A MAC panel is working on a proposal to take Lindbergh and Humphrey off highway signs near the airports.
Quick: Is your flight at the Lindbergh terminal? Or the Humphrey terminal? It can be confusing, airport officials say, especially for out-of-towners.
Faced with a growing number of complaints from travelers, the Metropolitan Airports Commission is considering a $1 million proposal for new signs on the freeways approaching Minneapolis-St. Paul International Airport directing drivers to "Terminal 1" (Lindbergh) or "Terminal 2" (Humphrey). The new signs would also list which airlines fly out of each terminal.
The terminals still would be officially named after Charles Lindbergh and Hubert H. Humphrey, but their names would vanish from the road signs. A MAC committee is considering the proposal this morning; if it passes, it will go before the entire commission on June 15.
The idea has at least one opponent: Sun Country Airlines, which has long used the Humphrey terminal as a marketing tool.
MAC spokeswoman Melissa Scovronski said people driving to the airport to catch a return flight, especially if they're not from the Twin Cities, find themselves thinking: "'Hmmmm. Where did I come from?' There are two terminals here, and Humphrey and Lindbergh don't mean anything to them.''
Compounding the problem: The terminals have separate freeway entrances -- Lindbergh on Hwy. 5, Humphrey on Interstate 494 -- and no other public roads link them, so getting off at the wrong terminal means a return to the highway. Other major U.S. airports have one access point, with internal roads on airport property that split off to different terminals.
"It's an ongoing issue and seems to be getting worse," said Dennis Probst, the MAC's deputy executive director of planning and environment. The MAC gets about 15 complaints each month and hears anecdotally that there are many more. Sometimes, he said, people who arrive at the wrong terminal miss their flight because they could not make it to the other terminal in time.
On Monday, Andy Lundgren of Plymouth had just arrived at MSP from Denver, which he said has a "fantastic airport for getting around" -- it was designed and built from scratch in the 1990s -- and has signs listing which airlines fly out of each terminal. Lundgren, 33, said better signs at the Twin Cities would be helpful.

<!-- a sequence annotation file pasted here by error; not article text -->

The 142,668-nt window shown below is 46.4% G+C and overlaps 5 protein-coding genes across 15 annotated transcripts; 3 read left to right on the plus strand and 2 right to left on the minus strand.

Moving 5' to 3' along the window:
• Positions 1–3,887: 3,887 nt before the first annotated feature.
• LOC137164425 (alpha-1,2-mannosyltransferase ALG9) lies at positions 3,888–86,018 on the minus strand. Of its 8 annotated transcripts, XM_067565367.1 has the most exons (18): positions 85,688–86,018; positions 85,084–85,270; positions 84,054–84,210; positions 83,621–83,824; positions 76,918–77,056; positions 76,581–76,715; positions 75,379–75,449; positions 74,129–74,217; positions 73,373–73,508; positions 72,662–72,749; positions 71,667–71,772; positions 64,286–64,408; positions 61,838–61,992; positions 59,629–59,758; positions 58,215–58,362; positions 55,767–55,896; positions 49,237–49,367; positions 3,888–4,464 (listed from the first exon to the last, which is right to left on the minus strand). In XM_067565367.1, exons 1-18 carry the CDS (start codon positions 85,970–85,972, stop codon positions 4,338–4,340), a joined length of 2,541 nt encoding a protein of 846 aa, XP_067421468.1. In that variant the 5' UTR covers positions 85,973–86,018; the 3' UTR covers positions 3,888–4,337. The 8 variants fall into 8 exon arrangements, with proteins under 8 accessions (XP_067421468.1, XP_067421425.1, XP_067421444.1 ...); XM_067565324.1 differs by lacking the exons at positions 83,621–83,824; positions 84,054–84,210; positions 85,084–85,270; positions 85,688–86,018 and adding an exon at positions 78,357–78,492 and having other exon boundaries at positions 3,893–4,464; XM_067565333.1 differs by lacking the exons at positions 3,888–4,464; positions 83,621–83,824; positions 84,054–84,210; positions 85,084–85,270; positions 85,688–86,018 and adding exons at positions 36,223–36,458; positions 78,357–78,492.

"If my friends or family fly in, it's always confusing where they get picked up, where they need to go," he said. "If you miss that exit, you'd better not be running late."
Sun Country Airlines is "vigorously opposed" to changing the signs to Terminal 1 and 2.
"The name of the terminal, Humphrey, is very firmly linked to the Sun Country brand and has been for 27 years," spokeswoman Wendy Williams Blackshaw said Tuesday. She said that a recent marketing survey found that the ease of the Humphrey terminal is one of the top reasons people fly with them.
The airline supports putting the airline names on the signs but is seeking a compromise that would retain the Humphrey and Lindbergh names as well. "I don't know why Terminal 1 and Terminal 2 would be any less confusing," she said, adding that she plans to speak at today's meeting.
Probst said he is sympathetic to Sun Country's concerns, but he said the MAC believes that the new designations "will give the passengers who are having the problems better information to get them to the right spot on the first try."
Southwest Airlines, which flies out of the Humphrey, said it supports the change, saying that anything that helps ensure travelers arrive at the right terminal is a "win for the traveling public."
Paige Wilcox, who was waiting for her luggage at the airport on Monday, said she likes keeping them designated as the Lindbergh and Humphrey.
"My grandpa was friends with Hubert Humphrey," said Wilcox, 27, of Minneapolis. "I like the traditions about it and keeping the names that go with our history. That means more than like Target Airport or TCF Terminal."
Federal dispensation needed
Several issues are being worked out, including state and federal rules that limit the number of characters on highway signs.
Cassandra Isackson, an assistant state traffic engineer with the Minnesota Department of Transportation, said her agency has been working with the Federal Highway Administration.
"Only so much information can go on a sign," she said. "A sign is engineered so a driver can see it, understand the message, make a decision and make the required maneuver. Typically, they only have a couple of seconds to do that."
Probst said that under the proposal, the signs would go on Interstate 494 in both directions, and on Hwy. 5 westbound from St. Paul. He estimates the new signs and public information campaign will cost at least $1 million. If approved, he expects the new signs to be up by early next year.
Suzanne Ziegler • 612-673-1707